The easily grown lemon balm herb, made into a tea, bolsters mood and alertness.
Lemon balm (Melissa officinalis), known by practitioners for over 2000 years, has many common names including Melissa, balm mint and sweet balm. Melissa is Greek for honeybee. It is an easy –to-grow garden herb, in fact, this perennial is so prolific it needs to be cut back frequently in the growing season.
Lemon balm leaves are made into tea (an infusion) –fresh leaves retain more of the phytochemicals – and lemon balm is sold in cream form and as supplements singly, or often in combination with other herbs like valerian and chamomile. Over the years, people have used balm mint for its calming effects.
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Lemon Balm is Antiviral
In 1999, a German study reported in Medical Herbalism determined the beneficial efficacy of lemon balm cream made from a standardized extract of lemon balm leaf.
In a clinical trial involving 66 people with cold sores caused by the herpes simplex virus, healing began after just two days. Lemon balm cream now sells in Germany and the USA as commercial products that work as well as synthetic drugs, but with no side effects.
Traditionally, people drink lemon balm tea for viral cold symptoms and fevers as it promotes sweating and makes one feel better. For tea use 2 tablespoons of fresh herb in 2 cups of boiled water; steep for at least 10 minutes. This is one of the few herbal products that is gentle enough for kids – use 1/3 the adult dosage for tea.
Lemon Balm is Antibacterial
Reported in the April 2004 issue of the Journal of Agriculture and Food Chemistry, researchers working in the lab found that lemon balm essential oil inhibited the bacterium Shigella sonnei.
It causes the infectious disease shigellosis that is characterized by diarrhea, fever and stomach upset. The bacterium is responsible for two-thirds of the disease in the United States that spreads by poor hygiene.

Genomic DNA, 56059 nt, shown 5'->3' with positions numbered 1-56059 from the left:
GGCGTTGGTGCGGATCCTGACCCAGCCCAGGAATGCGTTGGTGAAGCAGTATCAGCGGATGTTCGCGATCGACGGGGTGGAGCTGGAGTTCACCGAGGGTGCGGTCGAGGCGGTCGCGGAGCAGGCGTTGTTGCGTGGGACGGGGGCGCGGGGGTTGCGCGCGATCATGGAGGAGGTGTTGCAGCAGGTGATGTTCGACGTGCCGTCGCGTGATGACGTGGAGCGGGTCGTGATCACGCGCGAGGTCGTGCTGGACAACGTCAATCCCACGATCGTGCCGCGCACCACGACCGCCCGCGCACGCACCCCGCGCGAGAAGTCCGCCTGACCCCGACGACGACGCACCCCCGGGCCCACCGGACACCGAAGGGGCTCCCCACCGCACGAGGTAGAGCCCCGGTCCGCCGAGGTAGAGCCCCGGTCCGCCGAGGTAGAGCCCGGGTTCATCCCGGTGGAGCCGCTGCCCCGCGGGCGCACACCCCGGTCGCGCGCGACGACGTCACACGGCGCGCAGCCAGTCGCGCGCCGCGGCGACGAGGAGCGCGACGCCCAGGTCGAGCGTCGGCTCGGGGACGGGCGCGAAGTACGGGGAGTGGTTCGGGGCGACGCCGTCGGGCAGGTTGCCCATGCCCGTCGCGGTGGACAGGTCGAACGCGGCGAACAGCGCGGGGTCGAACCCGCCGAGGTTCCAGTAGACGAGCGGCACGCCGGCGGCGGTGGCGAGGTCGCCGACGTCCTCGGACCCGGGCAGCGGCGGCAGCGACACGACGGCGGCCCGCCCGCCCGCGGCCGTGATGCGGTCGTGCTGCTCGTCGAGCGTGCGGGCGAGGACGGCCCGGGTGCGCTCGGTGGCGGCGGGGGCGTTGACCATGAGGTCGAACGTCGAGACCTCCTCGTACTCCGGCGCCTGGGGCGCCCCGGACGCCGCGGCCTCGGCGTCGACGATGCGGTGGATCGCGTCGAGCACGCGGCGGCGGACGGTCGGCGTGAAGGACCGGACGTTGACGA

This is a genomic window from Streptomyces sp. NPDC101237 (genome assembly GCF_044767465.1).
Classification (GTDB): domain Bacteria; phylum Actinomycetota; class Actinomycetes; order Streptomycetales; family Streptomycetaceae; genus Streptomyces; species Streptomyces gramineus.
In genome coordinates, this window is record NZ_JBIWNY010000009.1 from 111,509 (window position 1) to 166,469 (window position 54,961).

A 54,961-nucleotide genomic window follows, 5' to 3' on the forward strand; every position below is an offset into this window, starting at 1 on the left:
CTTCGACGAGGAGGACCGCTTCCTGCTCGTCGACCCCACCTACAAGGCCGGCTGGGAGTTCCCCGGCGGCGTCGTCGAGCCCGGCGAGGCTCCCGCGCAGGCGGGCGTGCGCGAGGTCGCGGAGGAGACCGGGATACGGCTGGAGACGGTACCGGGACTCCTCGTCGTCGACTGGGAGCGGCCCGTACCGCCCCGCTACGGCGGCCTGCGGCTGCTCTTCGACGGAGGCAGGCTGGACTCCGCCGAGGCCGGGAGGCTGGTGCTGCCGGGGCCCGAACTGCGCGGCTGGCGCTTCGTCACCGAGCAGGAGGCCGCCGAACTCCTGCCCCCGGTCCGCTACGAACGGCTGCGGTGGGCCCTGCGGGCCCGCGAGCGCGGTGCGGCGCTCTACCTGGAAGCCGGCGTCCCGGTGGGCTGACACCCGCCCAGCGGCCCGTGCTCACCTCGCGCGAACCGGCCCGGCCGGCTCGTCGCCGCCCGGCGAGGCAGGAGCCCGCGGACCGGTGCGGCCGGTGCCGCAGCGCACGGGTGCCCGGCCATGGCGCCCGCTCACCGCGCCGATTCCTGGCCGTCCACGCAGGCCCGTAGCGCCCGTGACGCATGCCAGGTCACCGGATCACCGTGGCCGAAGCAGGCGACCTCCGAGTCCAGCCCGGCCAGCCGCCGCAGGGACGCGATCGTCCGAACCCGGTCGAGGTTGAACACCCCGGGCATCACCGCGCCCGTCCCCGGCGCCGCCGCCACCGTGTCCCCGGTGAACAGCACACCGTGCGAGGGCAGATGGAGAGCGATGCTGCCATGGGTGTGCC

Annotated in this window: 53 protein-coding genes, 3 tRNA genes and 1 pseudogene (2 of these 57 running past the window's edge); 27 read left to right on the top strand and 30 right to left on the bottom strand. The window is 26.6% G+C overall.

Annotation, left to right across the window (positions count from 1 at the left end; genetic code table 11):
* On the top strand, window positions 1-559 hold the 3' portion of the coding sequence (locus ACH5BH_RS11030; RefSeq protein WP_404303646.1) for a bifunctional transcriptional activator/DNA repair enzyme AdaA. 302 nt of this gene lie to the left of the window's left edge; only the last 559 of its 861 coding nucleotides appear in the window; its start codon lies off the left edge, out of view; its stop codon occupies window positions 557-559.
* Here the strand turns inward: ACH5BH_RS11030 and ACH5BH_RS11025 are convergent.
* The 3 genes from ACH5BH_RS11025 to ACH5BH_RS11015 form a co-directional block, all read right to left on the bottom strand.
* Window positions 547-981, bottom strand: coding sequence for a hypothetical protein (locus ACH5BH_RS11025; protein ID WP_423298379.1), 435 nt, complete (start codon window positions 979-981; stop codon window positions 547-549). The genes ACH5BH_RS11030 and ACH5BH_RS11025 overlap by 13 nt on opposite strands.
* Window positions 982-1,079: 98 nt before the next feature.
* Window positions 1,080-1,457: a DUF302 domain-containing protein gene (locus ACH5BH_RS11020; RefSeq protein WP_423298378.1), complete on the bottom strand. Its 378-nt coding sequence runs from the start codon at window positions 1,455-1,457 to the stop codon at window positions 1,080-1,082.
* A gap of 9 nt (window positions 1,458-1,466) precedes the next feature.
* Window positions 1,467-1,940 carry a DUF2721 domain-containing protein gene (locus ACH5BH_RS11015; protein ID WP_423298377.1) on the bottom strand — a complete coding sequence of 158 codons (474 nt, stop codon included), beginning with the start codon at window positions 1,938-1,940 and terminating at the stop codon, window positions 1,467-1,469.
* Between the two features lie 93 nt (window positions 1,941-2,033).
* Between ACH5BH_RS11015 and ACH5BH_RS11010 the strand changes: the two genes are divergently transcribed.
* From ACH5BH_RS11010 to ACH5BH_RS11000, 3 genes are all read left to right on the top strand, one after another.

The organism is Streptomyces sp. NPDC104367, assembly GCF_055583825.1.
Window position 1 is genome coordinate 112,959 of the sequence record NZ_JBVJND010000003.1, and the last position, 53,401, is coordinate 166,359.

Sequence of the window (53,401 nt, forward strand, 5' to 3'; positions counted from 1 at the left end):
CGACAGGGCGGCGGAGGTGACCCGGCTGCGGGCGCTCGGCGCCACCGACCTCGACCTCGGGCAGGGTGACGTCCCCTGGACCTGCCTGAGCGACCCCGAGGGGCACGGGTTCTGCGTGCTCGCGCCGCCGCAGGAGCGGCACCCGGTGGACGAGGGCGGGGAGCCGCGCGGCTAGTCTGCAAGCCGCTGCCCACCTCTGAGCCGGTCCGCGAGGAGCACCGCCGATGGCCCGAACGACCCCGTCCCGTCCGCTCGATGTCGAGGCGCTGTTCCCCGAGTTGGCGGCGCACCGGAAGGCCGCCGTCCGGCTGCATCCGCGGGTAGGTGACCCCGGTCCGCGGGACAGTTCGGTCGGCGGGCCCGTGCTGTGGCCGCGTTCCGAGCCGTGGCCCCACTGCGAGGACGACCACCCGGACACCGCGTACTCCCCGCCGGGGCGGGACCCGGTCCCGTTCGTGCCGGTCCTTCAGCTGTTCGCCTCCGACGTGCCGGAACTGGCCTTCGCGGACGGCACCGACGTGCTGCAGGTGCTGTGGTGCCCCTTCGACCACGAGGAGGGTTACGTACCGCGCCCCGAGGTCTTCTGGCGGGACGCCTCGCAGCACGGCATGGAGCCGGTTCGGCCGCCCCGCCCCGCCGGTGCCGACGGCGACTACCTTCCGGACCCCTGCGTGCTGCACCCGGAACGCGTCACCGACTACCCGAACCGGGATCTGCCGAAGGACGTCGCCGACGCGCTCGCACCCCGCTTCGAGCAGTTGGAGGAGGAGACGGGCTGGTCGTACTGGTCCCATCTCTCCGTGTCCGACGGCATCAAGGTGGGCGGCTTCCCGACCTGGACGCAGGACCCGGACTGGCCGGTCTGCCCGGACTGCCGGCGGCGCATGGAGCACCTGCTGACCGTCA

Interestingly, over the years, people have turned to lemon balm for its antibacterial use in wound healing and insect bites.
Melissa Reduces Sadness
In the 1600s, monks living in Paris came up with a mostly lemon balm concoction – Eau de Melissa (or Eau de Carmes) – that included other herbs and spices.
What started out as an herbal feel-good and calming treatment, evolved into both a perfume and an aperitif that is still formulated and sold today.
Habitually, people have depended on lemon balm to reduce anxiety, stress and sadness, and promote relaxation and mental alertness. An energy bar company, Detour, formulated its yoga energy bar in 2007. Yoga strives for a balance between mind and body needing calmness yet alertness too – that is why lemon balm is one of the ingredients.
Lemon Balm Facilitates Quality Sleep
Reported in the June 1999 issue of Fitoterapia, a clinical study of a combination of lemon balm and the herb valerian found that after a month’s daily treatment, 33% of the herbal group reported significantly higher sleep quality compared to only 9% of the placebo group.
The researchers acknowledged that the herb combination is useful for minor sleep problems.
The Elusive Lemon Balm Essential Oil
Do not count on using lemon balm volatile oil in its concentrated, pure form as it is super expensive; 1/8 oz. can cost in the $60 range.
This is because it takes about 7 tons of the whole plant to get just 1 lb. of oil. For this reason, other essential oils are mixed with lemon balm essential oil.
Lemon Balm is a Gift to Gardeners
Lemon balm is an herb that has the reputation of a cure-all. In addition to antiviral and antibacterial properties, it acts as a mild sedative and encourages a good night’s sleep. Easy-to-grow lemon balm also promotes calmness and mental clarity.
This is an educational article only. The herb might interact with thyroid medications or prescription sleeping pills; seek your health care provider’s advice.